Stringer announces new line of digital music players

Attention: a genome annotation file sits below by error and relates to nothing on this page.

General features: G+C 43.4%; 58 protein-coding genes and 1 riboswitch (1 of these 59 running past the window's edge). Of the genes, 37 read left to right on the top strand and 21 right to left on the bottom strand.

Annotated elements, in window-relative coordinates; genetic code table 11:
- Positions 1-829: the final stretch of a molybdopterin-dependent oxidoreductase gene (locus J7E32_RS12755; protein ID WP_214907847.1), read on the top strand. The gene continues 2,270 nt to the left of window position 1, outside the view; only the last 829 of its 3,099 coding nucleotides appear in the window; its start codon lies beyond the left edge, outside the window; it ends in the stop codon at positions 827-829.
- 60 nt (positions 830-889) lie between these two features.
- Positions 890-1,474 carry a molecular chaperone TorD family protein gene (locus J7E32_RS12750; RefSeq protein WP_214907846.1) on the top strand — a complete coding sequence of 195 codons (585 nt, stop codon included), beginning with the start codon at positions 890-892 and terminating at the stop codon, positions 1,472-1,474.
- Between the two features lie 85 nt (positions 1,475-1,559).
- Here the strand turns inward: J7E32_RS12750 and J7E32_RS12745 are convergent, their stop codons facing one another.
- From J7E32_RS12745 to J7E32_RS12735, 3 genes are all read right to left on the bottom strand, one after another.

New Sony chairman-CEO Howard Stringer on Tuesday made his first dent against Steve Jobs with the announcement of a line of digital music players that sent Sony shares up and Apple stock down.Sony, whose existing Walkman digital music players have had virtually no impact against Apple’s dominant iPod, unveiled nine low-cost players at a corporate event in Las Vegas. Devices are similar to Apple’s recently released iPod Shuffle in that they use flash memory, which is smaller and cheaper than conventional memory, but stores less music than other players. Sony players cost about the same as Apple’s but boast longer battery life. Separately, Sony Pictures vice chairman Yair Landau reportedly confirmed Sony’s PSP, a portable version of the PlayStation vidgame console, will synchronize with the company’s Connect online musicstore. PSP is expected to sell well when released in several weeks. It has already sold more than 1 million units in Japan. Banking on synergy Connect has made no headway so far against other musicstores, but Sony hopes strong sales for the Walkman flash players and PSP will boost the service just as Apple enjoys synergy between its iTunes and iPod. Stringer, named Sony topper Monday, has said that creating more synergy between the comglom’s content and electronics businesses is a top priority. Exec is also reportedly mad that Jobs’ company has thus far humiliated Sony in the digital music space, where many analysts thought the Japanese electronics giant would be competitive. Apple’s dominance is beginning to fade, though, and not just because of Sony’s renewed efforts. Competitor Napster recently raised its revenue guidance for the quarter by $1 million, indicating its portable subscription service is doing well and may pose a threat to iTunes. Sony’s players previously worked only with its own proprietary music format, but the company has recently opened its devices, including the PSP, to other, more common formats in order to reach a broader audience. Combined news sent Apple shares down 5% Tuesday to $40.53, while Sony shares closed up 4% at $41.02.
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